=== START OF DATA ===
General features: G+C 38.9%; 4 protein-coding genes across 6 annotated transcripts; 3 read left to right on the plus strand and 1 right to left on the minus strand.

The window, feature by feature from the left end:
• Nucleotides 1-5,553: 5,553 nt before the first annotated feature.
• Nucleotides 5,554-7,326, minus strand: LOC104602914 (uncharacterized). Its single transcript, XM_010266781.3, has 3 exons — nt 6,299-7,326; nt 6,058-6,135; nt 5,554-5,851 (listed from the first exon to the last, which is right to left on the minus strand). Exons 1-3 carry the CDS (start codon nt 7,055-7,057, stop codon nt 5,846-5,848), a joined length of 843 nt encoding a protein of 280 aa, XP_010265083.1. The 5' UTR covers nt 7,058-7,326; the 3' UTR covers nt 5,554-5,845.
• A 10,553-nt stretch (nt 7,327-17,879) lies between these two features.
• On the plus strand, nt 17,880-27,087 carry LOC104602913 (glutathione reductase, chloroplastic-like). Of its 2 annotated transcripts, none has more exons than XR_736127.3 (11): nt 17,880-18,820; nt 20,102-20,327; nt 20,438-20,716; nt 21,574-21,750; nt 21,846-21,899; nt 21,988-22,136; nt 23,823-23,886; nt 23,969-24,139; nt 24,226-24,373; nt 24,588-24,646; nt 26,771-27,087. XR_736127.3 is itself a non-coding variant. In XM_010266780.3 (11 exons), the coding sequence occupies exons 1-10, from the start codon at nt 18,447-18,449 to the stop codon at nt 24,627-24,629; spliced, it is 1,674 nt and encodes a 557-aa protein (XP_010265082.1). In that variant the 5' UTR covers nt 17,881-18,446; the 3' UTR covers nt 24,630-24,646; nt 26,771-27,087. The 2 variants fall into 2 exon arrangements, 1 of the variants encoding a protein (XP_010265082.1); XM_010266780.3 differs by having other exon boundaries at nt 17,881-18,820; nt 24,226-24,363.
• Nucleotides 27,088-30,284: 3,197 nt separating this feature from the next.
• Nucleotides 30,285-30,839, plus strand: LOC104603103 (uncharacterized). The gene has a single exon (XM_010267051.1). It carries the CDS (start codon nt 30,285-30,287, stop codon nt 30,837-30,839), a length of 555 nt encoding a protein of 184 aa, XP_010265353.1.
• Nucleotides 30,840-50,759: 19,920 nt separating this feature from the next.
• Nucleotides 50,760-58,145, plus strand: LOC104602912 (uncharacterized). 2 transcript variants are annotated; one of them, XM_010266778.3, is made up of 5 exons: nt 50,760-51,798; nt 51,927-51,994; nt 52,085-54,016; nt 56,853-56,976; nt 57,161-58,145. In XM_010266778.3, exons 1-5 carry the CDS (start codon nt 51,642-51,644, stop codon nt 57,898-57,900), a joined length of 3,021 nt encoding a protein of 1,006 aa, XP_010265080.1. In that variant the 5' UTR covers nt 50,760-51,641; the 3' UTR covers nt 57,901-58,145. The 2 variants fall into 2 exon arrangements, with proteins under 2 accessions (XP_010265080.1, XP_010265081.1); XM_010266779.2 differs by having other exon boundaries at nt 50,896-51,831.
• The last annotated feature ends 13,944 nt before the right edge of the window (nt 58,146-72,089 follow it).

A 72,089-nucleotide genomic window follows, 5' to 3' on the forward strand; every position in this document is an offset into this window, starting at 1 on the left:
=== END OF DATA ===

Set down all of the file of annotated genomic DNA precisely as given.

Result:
General features: G+C 38.9%; 4 protein-coding genes across 6 annotated transcripts; 3 read left to right on the plus strand and 1 right to left on the minus strand.

The window, feature by feature from the left end:
• Nucleotides 1-5,553: 5,553 nt before the first annotated feature.
• Nucleotides 5,554-7,326, minus strand: LOC104602914 (uncharacterized). Its single transcript, XM_010266781.3, has 3 exons — nt 6,299-7,326; nt 6,058-6,135; nt 5,554-5,851 (listed from the first exon to the last, which is right to left on the minus strand). Exons 1-3 carry the CDS (start codon nt 7,055-7,057, stop codon nt 5,846-5,848), a joined length of 843 nt encoding a protein of 280 aa, XP_010265083.1. The 5' UTR covers nt 7,058-7,326; the 3' UTR covers nt 5,554-5,845.
• A 10,553-nt stretch (nt 7,327-17,879) lies between these two features.
• On the plus strand, nt 17,880-27,087 carry LOC104602913 (glutathione reductase, chloroplastic-like). Of its 2 annotated transcripts, none has more exons than XR_736127.3 (11): nt 17,880-18,820; nt 20,102-20,327; nt 20,438-20,716; nt 21,574-21,750; nt 21,846-21,899; nt 21,988-22,136; nt 23,823-23,886; nt 23,969-24,139; nt 24,226-24,373; nt 24,588-24,646; nt 26,771-27,087. XR_736127.3 is itself a non-coding variant. In XM_010266780.3 (11 exons), the coding sequence occupies exons 1-10, from the start codon at nt 18,447-18,449 to the stop codon at nt 24,627-24,629; spliced, it is 1,674 nt and encodes a 557-aa protein (XP_010265082.1). In that variant the 5' UTR covers nt 17,881-18,446; the 3' UTR covers nt 24,630-24,646; nt 26,771-27,087. The 2 variants fall into 2 exon arrangements, 1 of the variants encoding a protein (XP_010265082.1); XM_010266780.3 differs by having other exon boundaries at nt 17,881-18,820; nt 24,226-24,363.
• Nucleotides 27,088-30,284: 3,197 nt separating this feature from the next.
• Nucleotides 30,285-30,839, plus strand: LOC104603103 (uncharacterized). The gene has a single exon (XM_010267051.1). It carries the CDS (start codon nt 30,285-30,287, stop codon nt 30,837-30,839), a length of 555 nt encoding a protein of 184 aa, XP_010265353.1.
• Nucleotides 30,840-50,759: 19,920 nt separating this feature from the next.
• Nucleotides 50,760-58,145, plus strand: LOC104602912 (uncharacterized). 2 transcript variants are annotated; one of them, XM_010266778.3, is made up of 5 exons: nt 50,760-51,798; nt 51,927-51,994; nt 52,085-54,016; nt 56,853-56,976; nt 57,161-58,145. In XM_010266778.3, exons 1-5 carry the CDS (start codon nt 51,642-51,644, stop codon nt 57,898-57,900), a joined length of 3,021 nt encoding a protein of 1,006 aa, XP_010265080.1. In that variant the 5' UTR covers nt 50,760-51,641; the 3' UTR covers nt 57,901-58,145. The 2 variants fall into 2 exon arrangements, with proteins under 2 accessions (XP_010265080.1, XP_010265081.1); XM_010266779.2 differs by having other exon boundaries at nt 50,896-51,831.
• The last annotated feature ends 13,944 nt before the right edge of the window (nt 58,146-72,089 follow it).

A 72,089-nucleotide genomic window follows, 5' to 3' on the forward strand; every position in this document is an offset into this window, starting at 1 on the left: